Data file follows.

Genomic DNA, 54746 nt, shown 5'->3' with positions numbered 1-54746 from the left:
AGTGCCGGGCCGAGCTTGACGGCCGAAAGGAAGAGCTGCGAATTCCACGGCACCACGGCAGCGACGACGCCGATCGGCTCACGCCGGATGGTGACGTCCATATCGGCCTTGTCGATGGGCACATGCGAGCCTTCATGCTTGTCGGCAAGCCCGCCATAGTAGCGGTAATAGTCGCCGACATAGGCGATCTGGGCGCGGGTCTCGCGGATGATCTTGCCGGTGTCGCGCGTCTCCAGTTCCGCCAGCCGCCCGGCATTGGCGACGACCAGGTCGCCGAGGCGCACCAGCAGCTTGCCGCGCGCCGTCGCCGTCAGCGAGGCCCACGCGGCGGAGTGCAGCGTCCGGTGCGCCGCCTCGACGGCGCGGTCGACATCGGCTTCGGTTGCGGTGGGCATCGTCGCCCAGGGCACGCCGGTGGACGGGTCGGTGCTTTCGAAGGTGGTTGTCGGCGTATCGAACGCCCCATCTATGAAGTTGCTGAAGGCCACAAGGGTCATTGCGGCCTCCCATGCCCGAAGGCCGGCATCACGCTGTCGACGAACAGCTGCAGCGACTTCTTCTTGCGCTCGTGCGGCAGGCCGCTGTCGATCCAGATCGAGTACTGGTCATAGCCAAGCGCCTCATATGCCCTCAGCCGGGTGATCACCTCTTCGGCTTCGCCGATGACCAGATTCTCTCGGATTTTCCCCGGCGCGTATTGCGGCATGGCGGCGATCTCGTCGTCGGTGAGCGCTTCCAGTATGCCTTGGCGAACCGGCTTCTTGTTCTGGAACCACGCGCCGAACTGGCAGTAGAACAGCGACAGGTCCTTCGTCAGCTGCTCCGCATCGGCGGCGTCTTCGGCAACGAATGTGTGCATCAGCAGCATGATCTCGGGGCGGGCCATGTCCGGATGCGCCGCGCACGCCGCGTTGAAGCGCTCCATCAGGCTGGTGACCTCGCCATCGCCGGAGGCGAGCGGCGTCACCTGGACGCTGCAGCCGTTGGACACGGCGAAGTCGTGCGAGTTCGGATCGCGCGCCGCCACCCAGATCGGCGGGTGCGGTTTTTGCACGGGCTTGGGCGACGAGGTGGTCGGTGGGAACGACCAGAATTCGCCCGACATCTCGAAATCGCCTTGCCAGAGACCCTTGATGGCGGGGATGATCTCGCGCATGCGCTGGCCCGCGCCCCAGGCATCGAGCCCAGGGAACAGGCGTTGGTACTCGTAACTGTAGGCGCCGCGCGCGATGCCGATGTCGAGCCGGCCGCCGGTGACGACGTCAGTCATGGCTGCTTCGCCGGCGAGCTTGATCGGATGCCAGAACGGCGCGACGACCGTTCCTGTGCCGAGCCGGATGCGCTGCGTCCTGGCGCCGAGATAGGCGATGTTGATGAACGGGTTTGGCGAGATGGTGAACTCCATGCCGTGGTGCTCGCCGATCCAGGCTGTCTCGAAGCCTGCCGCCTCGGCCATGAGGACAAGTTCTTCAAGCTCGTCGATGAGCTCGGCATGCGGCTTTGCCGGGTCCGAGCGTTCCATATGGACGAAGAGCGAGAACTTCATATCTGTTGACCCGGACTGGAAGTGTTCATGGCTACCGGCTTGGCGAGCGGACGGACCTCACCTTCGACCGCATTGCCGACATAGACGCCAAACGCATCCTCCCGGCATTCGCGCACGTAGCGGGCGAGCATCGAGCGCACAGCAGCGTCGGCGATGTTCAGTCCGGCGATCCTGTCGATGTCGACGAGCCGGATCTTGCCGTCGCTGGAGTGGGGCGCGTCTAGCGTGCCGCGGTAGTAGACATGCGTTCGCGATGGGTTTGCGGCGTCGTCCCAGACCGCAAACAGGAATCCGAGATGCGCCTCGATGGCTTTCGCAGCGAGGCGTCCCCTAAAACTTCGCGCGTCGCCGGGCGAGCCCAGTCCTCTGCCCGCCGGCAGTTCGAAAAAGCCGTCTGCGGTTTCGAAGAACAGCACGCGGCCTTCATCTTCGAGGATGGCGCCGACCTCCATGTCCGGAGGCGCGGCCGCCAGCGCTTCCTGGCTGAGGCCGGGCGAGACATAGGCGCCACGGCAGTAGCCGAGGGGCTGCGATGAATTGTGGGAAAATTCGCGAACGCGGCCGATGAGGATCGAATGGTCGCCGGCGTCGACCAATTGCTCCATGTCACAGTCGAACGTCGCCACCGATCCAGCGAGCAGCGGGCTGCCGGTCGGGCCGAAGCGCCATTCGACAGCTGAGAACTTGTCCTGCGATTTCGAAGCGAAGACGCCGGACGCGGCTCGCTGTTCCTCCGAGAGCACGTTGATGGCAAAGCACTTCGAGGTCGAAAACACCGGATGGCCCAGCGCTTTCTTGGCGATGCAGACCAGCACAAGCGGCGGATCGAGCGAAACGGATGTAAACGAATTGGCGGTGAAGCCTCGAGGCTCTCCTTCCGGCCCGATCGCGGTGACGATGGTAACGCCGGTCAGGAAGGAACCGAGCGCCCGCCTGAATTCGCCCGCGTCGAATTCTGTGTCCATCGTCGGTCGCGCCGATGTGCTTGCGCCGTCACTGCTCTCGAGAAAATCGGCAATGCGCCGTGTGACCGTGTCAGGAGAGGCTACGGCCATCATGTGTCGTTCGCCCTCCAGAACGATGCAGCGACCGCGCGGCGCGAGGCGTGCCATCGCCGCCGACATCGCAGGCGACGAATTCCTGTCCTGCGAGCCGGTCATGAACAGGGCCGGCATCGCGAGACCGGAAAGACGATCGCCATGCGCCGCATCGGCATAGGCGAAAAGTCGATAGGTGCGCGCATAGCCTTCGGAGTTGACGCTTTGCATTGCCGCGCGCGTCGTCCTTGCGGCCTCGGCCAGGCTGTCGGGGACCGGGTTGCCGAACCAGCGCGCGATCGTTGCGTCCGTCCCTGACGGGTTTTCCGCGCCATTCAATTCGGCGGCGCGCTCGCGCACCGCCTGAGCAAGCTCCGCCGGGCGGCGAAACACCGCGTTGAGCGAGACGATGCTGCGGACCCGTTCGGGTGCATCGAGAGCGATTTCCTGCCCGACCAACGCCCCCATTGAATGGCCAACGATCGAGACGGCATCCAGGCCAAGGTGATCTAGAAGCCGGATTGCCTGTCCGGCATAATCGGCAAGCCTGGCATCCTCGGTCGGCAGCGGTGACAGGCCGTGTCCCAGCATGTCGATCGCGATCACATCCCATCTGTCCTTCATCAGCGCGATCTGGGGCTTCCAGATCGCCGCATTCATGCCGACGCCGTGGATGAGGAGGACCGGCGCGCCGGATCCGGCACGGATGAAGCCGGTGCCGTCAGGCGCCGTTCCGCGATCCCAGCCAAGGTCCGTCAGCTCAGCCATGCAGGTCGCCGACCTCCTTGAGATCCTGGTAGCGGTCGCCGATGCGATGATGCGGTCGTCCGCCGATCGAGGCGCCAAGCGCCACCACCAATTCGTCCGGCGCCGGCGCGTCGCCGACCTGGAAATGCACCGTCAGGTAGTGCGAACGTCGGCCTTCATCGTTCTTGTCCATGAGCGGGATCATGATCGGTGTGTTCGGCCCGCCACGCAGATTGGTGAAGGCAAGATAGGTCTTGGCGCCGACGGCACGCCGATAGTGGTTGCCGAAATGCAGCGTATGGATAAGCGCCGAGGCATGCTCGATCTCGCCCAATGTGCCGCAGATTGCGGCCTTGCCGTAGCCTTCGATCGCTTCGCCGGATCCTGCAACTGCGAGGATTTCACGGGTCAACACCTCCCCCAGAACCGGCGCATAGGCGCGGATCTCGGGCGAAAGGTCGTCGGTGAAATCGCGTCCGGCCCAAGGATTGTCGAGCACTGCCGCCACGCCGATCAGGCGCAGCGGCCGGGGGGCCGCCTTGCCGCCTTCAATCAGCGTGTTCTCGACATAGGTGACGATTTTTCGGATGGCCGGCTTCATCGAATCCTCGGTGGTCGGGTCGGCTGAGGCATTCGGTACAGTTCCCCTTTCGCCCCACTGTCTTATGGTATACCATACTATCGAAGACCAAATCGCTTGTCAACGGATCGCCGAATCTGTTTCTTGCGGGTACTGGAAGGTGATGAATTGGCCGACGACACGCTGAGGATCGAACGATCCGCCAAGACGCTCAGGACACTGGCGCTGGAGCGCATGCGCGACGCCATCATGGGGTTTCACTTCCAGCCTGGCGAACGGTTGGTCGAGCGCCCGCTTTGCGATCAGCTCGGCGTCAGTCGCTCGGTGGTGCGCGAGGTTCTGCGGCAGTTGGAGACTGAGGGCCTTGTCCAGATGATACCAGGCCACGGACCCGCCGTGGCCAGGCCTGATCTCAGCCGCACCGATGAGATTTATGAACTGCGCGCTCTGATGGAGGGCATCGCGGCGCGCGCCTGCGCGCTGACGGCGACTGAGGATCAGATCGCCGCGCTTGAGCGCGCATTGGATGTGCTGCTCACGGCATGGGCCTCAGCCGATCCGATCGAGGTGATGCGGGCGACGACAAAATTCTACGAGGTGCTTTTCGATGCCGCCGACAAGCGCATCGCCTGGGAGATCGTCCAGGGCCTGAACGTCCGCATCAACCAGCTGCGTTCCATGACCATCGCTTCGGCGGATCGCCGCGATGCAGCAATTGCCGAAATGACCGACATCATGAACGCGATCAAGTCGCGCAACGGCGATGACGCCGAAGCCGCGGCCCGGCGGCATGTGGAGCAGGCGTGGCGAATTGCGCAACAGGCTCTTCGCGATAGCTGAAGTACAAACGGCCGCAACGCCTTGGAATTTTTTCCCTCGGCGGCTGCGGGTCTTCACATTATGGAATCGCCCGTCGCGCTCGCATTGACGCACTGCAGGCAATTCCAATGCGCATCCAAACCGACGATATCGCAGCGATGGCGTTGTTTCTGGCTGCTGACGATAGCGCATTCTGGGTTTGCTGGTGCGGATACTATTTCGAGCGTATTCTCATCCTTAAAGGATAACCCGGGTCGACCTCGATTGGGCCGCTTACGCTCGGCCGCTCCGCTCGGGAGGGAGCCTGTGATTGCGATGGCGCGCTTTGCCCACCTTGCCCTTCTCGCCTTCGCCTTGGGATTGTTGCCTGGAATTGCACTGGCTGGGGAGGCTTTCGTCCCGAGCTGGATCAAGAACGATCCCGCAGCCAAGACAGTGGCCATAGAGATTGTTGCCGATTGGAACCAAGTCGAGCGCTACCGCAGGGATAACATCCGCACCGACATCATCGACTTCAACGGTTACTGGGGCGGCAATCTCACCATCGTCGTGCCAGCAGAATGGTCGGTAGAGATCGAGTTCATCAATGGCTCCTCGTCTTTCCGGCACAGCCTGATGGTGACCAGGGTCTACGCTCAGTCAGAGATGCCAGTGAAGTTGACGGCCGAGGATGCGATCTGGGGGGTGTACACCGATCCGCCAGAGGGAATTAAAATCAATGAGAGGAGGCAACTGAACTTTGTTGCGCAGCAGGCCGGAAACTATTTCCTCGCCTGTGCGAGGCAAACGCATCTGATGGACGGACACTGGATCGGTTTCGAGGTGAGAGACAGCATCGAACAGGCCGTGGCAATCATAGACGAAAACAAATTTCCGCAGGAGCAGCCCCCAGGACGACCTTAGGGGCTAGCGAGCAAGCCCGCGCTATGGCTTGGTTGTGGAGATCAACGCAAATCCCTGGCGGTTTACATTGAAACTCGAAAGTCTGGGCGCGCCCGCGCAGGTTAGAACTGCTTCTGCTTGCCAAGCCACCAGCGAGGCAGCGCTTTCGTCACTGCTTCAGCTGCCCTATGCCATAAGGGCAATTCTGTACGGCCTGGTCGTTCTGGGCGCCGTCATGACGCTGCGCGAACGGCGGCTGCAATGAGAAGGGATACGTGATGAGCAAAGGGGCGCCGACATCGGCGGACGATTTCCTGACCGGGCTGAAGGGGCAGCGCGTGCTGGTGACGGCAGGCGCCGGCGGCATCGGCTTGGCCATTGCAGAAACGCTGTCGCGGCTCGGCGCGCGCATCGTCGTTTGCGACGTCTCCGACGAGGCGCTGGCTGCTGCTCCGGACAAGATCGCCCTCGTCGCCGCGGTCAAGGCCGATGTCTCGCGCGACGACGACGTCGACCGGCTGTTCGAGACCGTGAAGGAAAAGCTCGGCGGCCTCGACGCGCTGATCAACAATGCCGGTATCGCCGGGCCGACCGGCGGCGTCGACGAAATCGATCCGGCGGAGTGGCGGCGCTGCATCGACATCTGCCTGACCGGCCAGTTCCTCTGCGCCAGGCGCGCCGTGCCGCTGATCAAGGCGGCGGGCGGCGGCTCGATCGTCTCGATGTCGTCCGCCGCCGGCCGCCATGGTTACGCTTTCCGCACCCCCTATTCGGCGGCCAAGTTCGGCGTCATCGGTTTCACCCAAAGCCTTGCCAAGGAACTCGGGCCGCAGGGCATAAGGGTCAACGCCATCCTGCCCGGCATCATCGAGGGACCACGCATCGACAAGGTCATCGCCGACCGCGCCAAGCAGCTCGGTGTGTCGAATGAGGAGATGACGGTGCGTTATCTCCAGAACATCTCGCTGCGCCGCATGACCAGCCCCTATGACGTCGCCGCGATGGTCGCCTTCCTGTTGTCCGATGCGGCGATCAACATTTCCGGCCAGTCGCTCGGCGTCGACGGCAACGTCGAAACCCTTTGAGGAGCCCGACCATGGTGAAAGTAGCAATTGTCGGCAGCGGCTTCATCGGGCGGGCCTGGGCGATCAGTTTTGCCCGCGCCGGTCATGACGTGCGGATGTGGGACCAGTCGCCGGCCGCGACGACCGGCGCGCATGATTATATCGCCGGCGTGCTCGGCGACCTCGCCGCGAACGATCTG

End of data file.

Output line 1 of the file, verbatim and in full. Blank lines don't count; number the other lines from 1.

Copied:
Genomic DNA, 54746 nt, shown 5'->3' with positions numbered 1-54746 from the left: